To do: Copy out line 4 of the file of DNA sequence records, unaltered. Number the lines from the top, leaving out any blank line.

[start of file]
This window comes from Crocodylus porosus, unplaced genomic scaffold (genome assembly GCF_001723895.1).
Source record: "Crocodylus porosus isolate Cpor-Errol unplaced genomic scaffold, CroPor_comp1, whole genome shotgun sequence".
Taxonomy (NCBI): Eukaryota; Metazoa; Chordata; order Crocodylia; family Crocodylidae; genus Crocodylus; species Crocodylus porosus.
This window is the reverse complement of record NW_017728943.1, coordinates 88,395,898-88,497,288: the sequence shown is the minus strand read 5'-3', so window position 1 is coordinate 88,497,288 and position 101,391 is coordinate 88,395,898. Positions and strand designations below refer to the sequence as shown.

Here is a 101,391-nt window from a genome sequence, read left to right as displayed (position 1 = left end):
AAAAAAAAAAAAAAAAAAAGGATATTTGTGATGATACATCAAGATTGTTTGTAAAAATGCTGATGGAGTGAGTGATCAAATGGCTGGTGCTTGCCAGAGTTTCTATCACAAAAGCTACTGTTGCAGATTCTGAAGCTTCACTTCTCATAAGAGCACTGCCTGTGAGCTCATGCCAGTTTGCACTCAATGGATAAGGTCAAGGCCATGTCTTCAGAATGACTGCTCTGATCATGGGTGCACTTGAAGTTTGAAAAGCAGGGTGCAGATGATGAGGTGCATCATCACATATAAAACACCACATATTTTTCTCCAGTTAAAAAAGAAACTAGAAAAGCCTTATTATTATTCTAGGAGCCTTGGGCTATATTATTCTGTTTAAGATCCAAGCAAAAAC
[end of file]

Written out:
This window is the reverse complement of record NW_017728943.1, coordinates 88,395,898-88,497,288: the sequence shown is the minus strand read 5'-3', so window position 1 is coordinate 88,497,288 and position 101,391 is coordinate 88,395,898. Positions and strand designations below refer to the sequence as shown.